We found here originally a statue of king Louis XV, with 4 virtues at his feet: Strength, Carefulness, Peace and Justice, designed by French sculptor Pigalle. Put up where stands the current obelisk, today. Paris mayors ordered the statue to sculptor Bouchardon, in 1748, to celebrate the king’s recovery after his illness in Metz.
But they also wanted a square for their statue. At that time, the current place de la Concorde looked like a big disgusting swamp.
Architect Gabriel landscaped the square, in 1772. It looked like an octagon flanked by a 20 metres wide ditch crossed by stony bridges and surrounded by a balustrade. On the 4 corners, 8 small detached houses with a staircase inside, to get down in the ditch.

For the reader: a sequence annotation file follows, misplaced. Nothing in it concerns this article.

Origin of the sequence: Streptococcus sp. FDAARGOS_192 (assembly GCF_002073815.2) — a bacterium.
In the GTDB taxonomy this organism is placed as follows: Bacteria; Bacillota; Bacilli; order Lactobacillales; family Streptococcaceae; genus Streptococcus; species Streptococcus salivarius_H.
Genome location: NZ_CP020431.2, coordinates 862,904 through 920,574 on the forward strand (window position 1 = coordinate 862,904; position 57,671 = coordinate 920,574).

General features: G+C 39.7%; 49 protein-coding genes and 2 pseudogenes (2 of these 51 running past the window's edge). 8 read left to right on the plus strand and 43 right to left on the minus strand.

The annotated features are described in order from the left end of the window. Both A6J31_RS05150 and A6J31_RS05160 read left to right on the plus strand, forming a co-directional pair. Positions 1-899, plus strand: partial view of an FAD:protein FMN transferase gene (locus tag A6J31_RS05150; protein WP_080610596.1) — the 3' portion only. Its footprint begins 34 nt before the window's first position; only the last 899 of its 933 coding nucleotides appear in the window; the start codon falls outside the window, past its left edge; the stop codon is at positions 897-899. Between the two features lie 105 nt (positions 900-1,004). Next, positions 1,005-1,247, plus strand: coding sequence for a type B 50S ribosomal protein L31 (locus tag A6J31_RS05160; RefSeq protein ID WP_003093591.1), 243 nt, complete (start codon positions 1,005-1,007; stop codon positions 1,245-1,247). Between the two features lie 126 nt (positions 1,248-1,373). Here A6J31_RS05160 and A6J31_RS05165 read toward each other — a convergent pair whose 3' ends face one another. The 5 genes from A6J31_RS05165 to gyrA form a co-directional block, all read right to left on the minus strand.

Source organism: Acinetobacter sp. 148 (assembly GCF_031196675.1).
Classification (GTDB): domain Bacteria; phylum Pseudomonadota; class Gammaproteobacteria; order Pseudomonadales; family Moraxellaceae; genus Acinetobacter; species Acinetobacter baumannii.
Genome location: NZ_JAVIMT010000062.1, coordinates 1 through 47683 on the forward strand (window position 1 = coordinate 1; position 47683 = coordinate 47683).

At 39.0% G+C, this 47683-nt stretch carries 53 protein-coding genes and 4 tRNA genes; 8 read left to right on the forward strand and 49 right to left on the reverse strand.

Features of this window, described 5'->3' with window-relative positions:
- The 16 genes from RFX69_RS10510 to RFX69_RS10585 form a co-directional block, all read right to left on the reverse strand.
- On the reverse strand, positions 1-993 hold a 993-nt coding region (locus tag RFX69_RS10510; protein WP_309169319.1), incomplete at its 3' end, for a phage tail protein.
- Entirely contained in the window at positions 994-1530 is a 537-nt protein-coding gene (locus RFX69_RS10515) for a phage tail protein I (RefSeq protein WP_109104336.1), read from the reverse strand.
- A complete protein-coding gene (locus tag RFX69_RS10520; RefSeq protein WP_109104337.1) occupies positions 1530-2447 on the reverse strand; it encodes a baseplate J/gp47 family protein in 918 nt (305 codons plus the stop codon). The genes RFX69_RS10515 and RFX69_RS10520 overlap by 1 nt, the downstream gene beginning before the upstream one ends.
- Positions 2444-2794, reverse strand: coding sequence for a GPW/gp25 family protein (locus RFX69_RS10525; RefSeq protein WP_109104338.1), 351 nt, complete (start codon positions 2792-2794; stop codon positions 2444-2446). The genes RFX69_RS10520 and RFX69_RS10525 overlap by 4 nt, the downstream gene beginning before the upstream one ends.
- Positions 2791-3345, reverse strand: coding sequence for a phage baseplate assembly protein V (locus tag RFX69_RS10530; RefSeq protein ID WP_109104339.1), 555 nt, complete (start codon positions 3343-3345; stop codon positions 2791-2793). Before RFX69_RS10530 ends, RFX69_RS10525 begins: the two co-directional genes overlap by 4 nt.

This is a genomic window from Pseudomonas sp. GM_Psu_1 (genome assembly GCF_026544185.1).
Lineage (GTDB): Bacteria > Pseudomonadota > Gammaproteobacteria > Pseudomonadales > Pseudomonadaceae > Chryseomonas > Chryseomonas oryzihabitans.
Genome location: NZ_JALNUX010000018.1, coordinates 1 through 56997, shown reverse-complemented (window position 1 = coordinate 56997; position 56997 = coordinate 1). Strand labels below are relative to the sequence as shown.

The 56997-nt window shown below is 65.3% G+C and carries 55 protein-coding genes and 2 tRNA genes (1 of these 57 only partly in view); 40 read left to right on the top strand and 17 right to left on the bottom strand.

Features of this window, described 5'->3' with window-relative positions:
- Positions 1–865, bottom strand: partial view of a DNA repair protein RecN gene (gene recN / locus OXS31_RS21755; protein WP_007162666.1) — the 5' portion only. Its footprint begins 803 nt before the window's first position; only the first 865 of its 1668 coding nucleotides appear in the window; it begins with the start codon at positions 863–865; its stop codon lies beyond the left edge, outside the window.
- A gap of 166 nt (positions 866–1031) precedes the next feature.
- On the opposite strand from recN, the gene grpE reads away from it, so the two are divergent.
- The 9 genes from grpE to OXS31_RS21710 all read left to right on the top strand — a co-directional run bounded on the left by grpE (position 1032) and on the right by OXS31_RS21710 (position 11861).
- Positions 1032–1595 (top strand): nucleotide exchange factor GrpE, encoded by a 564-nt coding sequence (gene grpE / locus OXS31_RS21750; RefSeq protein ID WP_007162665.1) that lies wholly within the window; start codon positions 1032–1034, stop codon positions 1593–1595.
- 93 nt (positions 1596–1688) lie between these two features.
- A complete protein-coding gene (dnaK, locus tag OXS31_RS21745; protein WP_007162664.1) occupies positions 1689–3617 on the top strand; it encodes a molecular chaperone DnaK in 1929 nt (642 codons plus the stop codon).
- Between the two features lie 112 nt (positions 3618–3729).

You know what? We still can see those detached houses, flanked by allegories of French cities! Ditches were filled in in 1852: the book Connaissance du Vieux Paris says it was because the prostitutes made dates here... Hey, we still have a remain of those ditches: the balustrades.
In short! Let’s get back to our statue. When they inaugurated it in 1763, Louis XV wasn’t popular at all. So, people hang this sign on the statue’s neck few days after: "Oh, the nice statue! Oh, the beautiful pedestal! The Virtues are on foot, the Vice is riding." Later, we could read: "He’s here like in Versailles: he’s heartless and gutless."
The statue was overturned in 1792, during the French Revolution. Then they replaced it by a statue of the Liberty goddess, so pretty with her Phrygian hat, put up on the previous pedestal... They removed it in 1800.